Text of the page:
9. Tape the neck of the balloon to the other straw so that it makes a better connection. You can also use a rubber band or a thread.
  10. Using tape, attach this straw to the base of your car.

Know Also:
1. How to Make Your Own Harmonica
2. Online Coding Classes for Kids
3. Block Diagram of Kids

So, be ready to test your car and do the same as I mentioned below:

  • Blow through the straw to inflate the balloon.
  • When the balloon fills with air, immediately use your fingertip to close the hole in the straw so that there is no leakage of air.
  • Now, place your car on a flat surface.
  • Release your finger and watch the car move until it stops.
  • Record how far the car traveled and note it on your worksheet.

Observation and further research

When you test:

  • Does the car move in a straight line, or does it move in a curve?
  • Does your car move smoothly, or does it stop while moving?
  • Does your car move after the bursting of the balloon or suddenly stop?
  • How can you improve the design if you find any problems?

Check the flow of energy

  • See what adjustments you can make so that your car moves smoothly. What happens when you fill the balloon with more air? How can you increase the potential energy? By doing all this, does it cause any problems? 
  • You can increase the amount of stored potential energy by increasing the amount of air. It may cause the bursting of a balloon. Some students may think about adding one more balloon so that there is an increment in the potential energy. The back side of the balloon tends to push the air out and move the car in the opposite direction, which states Newton’s third law of motion (For every action, there is an equal and opposite reaction).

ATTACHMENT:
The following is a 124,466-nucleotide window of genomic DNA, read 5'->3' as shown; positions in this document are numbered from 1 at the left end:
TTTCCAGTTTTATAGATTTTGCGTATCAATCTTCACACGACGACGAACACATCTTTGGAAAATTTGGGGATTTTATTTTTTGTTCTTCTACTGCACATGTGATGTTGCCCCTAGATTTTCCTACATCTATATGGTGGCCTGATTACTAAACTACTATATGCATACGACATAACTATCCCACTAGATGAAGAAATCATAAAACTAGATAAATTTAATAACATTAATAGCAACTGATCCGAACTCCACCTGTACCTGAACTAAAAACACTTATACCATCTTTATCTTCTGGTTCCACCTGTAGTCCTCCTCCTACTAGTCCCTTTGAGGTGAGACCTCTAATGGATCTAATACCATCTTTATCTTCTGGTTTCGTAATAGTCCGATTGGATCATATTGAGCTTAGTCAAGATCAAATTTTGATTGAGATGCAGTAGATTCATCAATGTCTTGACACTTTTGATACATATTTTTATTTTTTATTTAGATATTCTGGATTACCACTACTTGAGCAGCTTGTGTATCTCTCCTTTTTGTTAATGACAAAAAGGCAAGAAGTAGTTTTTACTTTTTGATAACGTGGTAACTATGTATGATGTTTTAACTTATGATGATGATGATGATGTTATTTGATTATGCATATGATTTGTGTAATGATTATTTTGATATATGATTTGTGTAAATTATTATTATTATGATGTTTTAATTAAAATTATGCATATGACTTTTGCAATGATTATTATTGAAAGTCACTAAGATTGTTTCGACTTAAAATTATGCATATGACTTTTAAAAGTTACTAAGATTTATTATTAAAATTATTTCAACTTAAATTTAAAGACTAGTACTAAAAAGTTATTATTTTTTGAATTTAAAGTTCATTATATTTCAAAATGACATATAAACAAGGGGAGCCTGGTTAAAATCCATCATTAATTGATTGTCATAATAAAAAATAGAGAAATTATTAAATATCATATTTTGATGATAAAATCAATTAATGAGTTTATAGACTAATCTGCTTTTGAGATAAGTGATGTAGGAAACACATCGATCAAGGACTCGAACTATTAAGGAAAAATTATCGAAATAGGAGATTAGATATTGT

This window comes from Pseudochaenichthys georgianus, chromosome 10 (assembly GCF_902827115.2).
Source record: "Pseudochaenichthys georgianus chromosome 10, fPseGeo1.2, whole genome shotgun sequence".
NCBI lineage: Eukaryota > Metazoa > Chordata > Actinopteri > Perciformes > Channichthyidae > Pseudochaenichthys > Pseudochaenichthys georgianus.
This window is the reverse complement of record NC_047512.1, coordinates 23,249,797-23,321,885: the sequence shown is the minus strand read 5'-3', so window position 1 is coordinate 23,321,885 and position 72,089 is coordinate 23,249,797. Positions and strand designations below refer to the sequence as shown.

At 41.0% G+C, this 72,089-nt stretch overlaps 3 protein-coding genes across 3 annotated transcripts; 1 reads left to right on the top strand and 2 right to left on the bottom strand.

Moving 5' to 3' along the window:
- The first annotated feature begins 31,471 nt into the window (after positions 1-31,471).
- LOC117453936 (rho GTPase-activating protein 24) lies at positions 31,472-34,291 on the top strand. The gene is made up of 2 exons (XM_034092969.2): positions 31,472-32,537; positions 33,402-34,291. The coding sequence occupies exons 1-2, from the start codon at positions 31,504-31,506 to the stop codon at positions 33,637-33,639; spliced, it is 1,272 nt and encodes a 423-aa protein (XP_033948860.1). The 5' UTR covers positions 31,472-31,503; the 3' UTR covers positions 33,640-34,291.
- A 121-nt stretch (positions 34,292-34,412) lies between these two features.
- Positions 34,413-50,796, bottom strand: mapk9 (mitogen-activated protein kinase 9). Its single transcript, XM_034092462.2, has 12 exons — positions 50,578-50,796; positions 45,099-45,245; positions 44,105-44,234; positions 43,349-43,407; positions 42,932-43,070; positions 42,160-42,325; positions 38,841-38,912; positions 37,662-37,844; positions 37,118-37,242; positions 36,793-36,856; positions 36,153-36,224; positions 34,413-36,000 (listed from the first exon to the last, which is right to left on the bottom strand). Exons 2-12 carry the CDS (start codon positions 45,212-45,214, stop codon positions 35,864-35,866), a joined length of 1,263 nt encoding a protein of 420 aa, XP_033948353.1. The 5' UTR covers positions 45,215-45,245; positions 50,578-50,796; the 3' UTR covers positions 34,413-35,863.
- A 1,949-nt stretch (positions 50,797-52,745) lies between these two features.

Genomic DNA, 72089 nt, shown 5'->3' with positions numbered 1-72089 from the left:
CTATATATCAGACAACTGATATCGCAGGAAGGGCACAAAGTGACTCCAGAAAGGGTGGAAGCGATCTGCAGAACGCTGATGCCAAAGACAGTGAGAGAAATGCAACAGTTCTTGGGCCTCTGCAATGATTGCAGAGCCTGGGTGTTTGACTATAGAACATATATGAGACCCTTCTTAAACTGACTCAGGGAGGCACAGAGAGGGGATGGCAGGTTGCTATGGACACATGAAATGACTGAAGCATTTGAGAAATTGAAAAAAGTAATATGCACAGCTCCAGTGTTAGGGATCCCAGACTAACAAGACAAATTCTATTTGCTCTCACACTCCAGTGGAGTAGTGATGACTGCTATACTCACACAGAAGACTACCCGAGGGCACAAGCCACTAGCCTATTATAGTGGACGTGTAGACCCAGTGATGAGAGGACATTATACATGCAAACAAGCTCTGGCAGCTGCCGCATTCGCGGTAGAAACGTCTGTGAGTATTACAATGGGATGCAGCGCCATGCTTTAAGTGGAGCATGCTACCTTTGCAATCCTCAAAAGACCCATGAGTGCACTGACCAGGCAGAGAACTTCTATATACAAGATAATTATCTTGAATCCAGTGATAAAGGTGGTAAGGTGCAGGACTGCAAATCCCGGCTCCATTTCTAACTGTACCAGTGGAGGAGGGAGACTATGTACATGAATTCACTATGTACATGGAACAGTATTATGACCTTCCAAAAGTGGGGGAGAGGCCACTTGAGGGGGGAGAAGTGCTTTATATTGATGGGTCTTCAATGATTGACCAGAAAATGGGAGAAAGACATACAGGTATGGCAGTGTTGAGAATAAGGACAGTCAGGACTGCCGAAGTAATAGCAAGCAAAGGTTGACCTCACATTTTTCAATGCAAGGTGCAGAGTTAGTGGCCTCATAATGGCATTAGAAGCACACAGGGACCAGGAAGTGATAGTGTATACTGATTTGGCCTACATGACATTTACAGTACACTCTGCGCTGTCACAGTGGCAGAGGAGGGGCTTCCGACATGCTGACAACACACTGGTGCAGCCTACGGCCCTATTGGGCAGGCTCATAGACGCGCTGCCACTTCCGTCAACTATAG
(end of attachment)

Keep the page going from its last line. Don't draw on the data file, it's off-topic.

• For the fixed amount of potential energy. How can you maximize the distance traveled by your car? 
  • There are possibilities if we minimize the mass of the car. Making the car’s axle spin much smoother, which causes frictional force, will also reduce the loss of energy.


While making a car, kids may face some problems. Keep in mind that overcoming these problems is an important step in the engineering design process. Here are some basic issues as well as solutions that you can provide to your students when they run into trouble:

The car does not move at all

  • Try making the car lighter.
  • Make sure there is a minimum friction force on the axles.
  • Stretch the balloon for more inflammation.

The car does not move smoothly

  • Make sure the wheels are centered on the axles.
  • Spin the wheels through the hands if they are not smoothly moving. 

The car drifts off to one side

  • Make sure the car’s wheels are aligned and the axles are parallel to each other.
  • Make sure the straw is centered on the car’s body.

Air leakage from the balloon

  • Wrap the neck of the balloon tightly around the tape or a rubber band.
  • Make sure you close the mouth of the balloon tightly with your fingertip so that air does not leak into the surroundings. 

In this activity, there is the use of an inflated balloon for energy conservation. How do real cars store energy? How is this energy converted to kinetic energy?

Chemical energy is stored in petrol tanks or electric batteries of real cars, which then power engines to turn the wheels and transform the stored energy into kinetic energy.

Let’s calculate the average speed of your balloon car

The formula for calculating the average speed is:-

Average speed=Total distance covered by the car/Total time taken by the car

S = total distance/Time

Measure the total distance in inches and the time taken in seconds.

So what is your car’s total speed in inches per second?

In Conclusion

The activity of a balloon car brings together science, engineering, and fun in an attractive way. By understanding the principles of motion and utilizing the power of the air, we can create simple yet fascinating vehicles. Whether it’s for educational purposes, entertainment, or competitive racing, balloon cars offer an engaging experience for kids of all ages. So gather your materials, inflate your balloon, and jump on your balloon car adventure.